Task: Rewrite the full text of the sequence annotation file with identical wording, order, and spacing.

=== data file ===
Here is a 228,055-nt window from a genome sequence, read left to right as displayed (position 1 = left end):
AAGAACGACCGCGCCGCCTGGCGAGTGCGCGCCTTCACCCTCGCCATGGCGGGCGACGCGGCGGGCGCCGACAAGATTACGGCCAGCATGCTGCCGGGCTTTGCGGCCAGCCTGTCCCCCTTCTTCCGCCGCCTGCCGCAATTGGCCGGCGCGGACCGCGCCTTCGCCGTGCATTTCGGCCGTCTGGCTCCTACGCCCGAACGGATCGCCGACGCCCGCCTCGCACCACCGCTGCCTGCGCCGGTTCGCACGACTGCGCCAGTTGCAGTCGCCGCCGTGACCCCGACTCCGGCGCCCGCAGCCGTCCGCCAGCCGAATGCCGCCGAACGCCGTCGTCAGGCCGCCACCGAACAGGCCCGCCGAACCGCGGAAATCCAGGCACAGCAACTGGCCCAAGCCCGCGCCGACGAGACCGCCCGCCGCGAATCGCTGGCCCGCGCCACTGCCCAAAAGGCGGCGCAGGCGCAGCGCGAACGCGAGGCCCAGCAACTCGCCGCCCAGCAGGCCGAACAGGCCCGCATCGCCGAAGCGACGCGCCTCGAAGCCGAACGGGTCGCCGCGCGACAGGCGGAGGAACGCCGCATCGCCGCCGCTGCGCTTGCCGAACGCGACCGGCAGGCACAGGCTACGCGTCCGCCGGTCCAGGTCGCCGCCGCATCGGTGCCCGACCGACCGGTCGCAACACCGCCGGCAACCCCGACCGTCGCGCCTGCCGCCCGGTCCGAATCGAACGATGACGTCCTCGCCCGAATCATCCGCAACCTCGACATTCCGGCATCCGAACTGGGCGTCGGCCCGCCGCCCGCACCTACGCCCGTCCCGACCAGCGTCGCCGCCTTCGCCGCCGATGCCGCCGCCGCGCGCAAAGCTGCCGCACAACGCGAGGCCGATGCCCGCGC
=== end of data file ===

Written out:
Here is a 228,055-nt window from a genome sequence, read left to right as displayed (position 1 = left end):
AAGAACGACCGCGCCGCCTGGCGAGTGCGCGCCTTCACCCTCGCCATGGCGGGCGACGCGGCGGGCGCCGACAAGATTACGGCCAGCATGCTGCCGGGCTTTGCGGCCAGCCTGTCCCCCTTCTTCCGCCGCCTGCCGCAATTGGCCGGCGCGGACCGCGCCTTCGCCGTGCATTTCGGCCGTCTGGCTCCTACGCCCGAACGGATCGCCGACGCCCGCCTCGCACCACCGCTGCCTGCGCCGGTTCGCACGACTGCGCCAGTTGCAGTCGCCGCCGTGACCCCGACTCCGGCGCCCGCAGCCGTCCGCCAGCCGAATGCCGCCGAACGCCGTCGTCAGGCCGCCACCGAACAGGCCCGCCGAACCGCGGAAATCCAGGCACAGCAACTGGCCCAAGCCCGCGCCGACGAGACCGCCCGCCGCGAATCGCTGGCCCGCGCCACTGCCCAAAAGGCGGCGCAGGCGCAGCGCGAACGCGAGGCCCAGCAACTCGCCGCCCAGCAGGCCGAACAGGCCCGCATCGCCGAAGCGACGCGCCTCGAAGCCGAACGGGTCGCCGCGCGACAGGCGGAGGAACGCCGCATCGCCGCCGCTGCGCTTGCCGAACGCGACCGGCAGGCACAGGCTACGCGTCCGCCGGTCCAGGTCGCCGCCGCATCGGTGCCCGACCGACCGGTCGCAACACCGCCGGCAACCCCGACCGTCGCGCCTGCCGCCCGGTCCGAATCGAACGATGACGTCCTCGCCCGAATCATCCGCAACCTCGACATTCCGGCATCCGAACTGGGCGTCGGCCCGCCGCCCGCACCTACGCCCGTCCCGACCAGCGTCGCCGCCTTCGCCGCCGATGCCGCCGCCGCGCGCAAAGCTGCCGCACAACGCGAGGCCGATGCCCGCGC